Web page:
This is an advanced textbook based on lectures given at the Moscow Physico-Technical Institute. The lectures are characterized by brevity, logical organization, and occasionally a lighthearted approach. It aims to involve the reader by asking questions, hinting, giving recommendations, comparing different methods, and discussing "optomistic" and "pessemistic" approaches to numerical analysis. Since matrix analysis underlies numerical analysis, this text emphasizes methods and algorithms of matrix analysis. Function approximations, methods of solving nonlinear equations, and minimization methods are also considered. As well as considering classical methods, new methods and approaches are discussed - such as spectral distribution theory and what it offers for design and proof of modern preconditioning strategies for large-scale linear algebra problems.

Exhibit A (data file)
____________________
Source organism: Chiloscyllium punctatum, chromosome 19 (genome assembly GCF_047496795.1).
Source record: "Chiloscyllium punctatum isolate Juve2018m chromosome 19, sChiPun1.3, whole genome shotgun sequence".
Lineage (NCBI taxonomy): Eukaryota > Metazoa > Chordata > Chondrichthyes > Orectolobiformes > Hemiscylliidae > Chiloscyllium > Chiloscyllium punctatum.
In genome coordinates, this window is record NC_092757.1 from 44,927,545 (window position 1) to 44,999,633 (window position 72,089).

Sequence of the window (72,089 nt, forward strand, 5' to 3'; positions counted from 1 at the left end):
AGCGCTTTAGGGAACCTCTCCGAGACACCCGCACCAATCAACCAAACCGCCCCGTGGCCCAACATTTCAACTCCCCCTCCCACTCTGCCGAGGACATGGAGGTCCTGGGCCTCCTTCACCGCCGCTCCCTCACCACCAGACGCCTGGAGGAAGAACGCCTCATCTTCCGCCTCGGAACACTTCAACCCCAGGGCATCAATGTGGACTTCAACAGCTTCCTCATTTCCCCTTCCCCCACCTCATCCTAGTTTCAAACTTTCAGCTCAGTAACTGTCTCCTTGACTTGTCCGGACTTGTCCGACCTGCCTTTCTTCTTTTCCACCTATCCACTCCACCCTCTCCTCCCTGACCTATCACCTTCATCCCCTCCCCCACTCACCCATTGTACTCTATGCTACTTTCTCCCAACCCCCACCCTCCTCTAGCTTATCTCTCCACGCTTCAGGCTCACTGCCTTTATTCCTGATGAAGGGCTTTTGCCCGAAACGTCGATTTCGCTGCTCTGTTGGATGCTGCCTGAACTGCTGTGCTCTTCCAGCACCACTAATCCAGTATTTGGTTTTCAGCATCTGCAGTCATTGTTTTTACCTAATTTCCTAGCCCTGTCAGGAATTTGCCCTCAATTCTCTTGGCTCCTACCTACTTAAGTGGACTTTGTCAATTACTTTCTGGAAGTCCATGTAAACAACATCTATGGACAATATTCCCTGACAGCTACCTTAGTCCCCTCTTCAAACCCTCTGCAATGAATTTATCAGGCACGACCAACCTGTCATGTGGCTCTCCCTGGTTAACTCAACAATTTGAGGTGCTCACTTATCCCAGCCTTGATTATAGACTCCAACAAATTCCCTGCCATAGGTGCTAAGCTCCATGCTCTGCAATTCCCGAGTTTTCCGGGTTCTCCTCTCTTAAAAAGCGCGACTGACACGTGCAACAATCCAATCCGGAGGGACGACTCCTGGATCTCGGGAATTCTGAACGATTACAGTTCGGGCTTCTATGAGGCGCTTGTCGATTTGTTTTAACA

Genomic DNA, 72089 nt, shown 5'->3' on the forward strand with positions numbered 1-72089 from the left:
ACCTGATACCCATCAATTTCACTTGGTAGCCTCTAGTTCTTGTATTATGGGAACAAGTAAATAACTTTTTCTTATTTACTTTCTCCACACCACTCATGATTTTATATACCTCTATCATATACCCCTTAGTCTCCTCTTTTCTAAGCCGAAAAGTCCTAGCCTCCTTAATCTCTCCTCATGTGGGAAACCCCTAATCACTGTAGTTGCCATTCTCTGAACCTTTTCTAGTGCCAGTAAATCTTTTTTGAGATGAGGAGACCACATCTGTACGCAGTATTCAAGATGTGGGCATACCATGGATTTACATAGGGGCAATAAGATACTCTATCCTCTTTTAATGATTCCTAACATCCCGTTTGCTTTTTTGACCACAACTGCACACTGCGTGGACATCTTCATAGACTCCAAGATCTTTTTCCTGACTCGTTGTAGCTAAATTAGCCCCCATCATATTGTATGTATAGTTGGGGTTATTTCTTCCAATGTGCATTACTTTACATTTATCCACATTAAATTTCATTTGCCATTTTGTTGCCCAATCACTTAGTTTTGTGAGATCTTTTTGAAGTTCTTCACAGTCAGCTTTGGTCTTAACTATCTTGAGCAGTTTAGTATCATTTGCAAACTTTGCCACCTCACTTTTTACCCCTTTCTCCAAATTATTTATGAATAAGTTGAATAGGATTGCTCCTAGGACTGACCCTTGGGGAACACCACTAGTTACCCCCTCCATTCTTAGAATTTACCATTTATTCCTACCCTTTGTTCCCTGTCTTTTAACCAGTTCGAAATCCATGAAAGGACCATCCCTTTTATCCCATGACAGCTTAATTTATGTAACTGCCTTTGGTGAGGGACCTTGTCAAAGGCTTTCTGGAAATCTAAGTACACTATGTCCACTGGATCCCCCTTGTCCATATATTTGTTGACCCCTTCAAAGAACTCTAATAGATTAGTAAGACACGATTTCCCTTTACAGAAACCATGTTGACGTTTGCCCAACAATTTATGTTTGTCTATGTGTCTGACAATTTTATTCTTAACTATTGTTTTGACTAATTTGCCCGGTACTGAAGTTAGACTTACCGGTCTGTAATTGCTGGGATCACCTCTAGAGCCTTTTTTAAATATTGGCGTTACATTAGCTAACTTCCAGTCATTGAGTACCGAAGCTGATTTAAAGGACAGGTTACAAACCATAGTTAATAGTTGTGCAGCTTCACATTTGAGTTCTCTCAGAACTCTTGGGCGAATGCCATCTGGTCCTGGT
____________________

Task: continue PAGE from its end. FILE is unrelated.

Lecture 1: metric space; some useful definitions; nested balls; normed space; popular vector norms; matrix norms; equivalent norms; operator norms. Lecture 2: scalar product; length of a vector; isometric matricies; preservation of length and unitary matricies; Schur theorum; normal matricies; positive definite matricies; the singular value decomposition; unitarily invariant norms; a short way to the SVD; approximations of a lower rank; smoothness and ranks. Lecture 3: perturbation theory; condition of a matrix; convergent matricies and series; the simplest iteration method; inverses and series; condition of a linear system; consistency of matrix and right-hand side; eigenvalue perturbations; continuity of the polynomial roots. Lecture 4: diagonal dominance; Gerschgorin disks; small perturbations of eigen values and vectors; condition of a simple eigenvalue; analitic perturbations. Lecture 5: spectral distances; "symmetric" theorums; Hoffman-Wielandt theorum; permutation vector of a matrix; "unnormal" extension; eigenvalues of Hermitian matrices; interlacing properties; what are clusters?; singular value clusters; eigenvalue clusters. Lecture 6: floating-point numbers; computer arithmetic axioms; round-off errors for the scalar product; forward and backward analysis; some philosophy; an example of "bad" operation; one more example; ideal and machine tests; up or down; solving the triangular systems. Lecture 7: direct methods for linear systems; theory of the LU decomposition; round-off errors for the LU decomposition; growth of matrix entries and pivoting; complete pivoting; the Cholesky method; triangular decompositions and linear systems solution; how to refine the solution. Lecture 8: the QR decomposition of a square matrix; the QR decomposition of a rectangular matrix; householder matrices; elimination of elements by reflections; Givens matricies; elimination of elements by rotations; computer realizations of reflections and rotations; orthgonalization method; loss of orthogonality; modified Gram-Schmidt algorithm; bidiagonalization; unitary similarity reduction to the Hessenberg form. Lecture 9: the eigenvalue problem; the power method; subspace iterations; distances between subspaces; subspaces and orthoprojectors; distances and orthoprojectors; subspaces of equal dimension; the CS decomposition; convergence of subspace iterations for the block diagonal matrix; convergance of subspace iterations in the general case. Lecture 10: the QR algorithm; generalised QR algorithm; basic formulas; the QR iteration lemma; convergance of the QR iterations; pessimistric and optimistic; Bruhat decomposition; what if the inverse matrix is not strongly regular; the QR iterations and the subspace iterations. Lecture 11: quadratic convergence; cubic convergence; what makes the QR algorithm efficient; implicit QR iterations; arrangement of computations; how to find the singular value decomposition. Lecture 12: function approximation; (Part contents)